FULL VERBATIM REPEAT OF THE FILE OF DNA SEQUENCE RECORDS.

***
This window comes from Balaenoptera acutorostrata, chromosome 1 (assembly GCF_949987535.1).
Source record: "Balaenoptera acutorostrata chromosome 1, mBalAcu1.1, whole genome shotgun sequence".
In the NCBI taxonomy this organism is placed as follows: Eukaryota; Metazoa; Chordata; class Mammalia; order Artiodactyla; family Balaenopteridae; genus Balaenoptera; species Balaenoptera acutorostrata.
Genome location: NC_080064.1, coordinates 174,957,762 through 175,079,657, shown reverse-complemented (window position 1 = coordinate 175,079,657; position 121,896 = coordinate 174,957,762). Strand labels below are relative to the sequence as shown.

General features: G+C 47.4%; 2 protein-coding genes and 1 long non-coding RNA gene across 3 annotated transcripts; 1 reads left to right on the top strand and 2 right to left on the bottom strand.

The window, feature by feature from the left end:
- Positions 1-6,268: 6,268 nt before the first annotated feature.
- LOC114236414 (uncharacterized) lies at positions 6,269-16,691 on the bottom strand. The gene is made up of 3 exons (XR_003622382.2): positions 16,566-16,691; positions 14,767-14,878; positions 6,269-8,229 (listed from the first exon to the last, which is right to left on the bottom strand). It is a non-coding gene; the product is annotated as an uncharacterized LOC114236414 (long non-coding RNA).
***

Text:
This window comes from Balaenoptera acutorostrata, chromosome 1 (assembly GCF_949987535.1).
Source record: "Balaenoptera acutorostrata chromosome 1, mBalAcu1.1, whole genome shotgun sequence".
In the NCBI taxonomy this organism is placed as follows: Eukaryota; Metazoa; Chordata; class Mammalia; order Artiodactyla; family Balaenopteridae; genus Balaenoptera; species Balaenoptera acutorostrata.
Genome location: NC_080064.1, coordinates 174,957,762 through 175,079,657, shown reverse-complemented (window position 1 = coordinate 175,079,657; position 121,896 = coordinate 174,957,762). Strand labels below are relative to the sequence as shown.

General features: G+C 47.4%; 2 protein-coding genes and 1 long non-coding RNA gene across 3 annotated transcripts; 1 reads left to right on the top strand and 2 right to left on the bottom strand.

The window, feature by feature from the left end:
- Positions 1-6,268: 6,268 nt before the first annotated feature.
- LOC114236414 (uncharacterized) lies at positions 6,269-16,691 on the bottom strand. The gene is made up of 3 exons (XR_003622382.2): positions 16,566-16,691; positions 14,767-14,878; positions 6,269-8,229 (listed from the first exon to the last, which is right to left on the bottom strand). It is a non-coding gene; the product is annotated as an uncharacterized LOC114236414 (long non-coding RNA).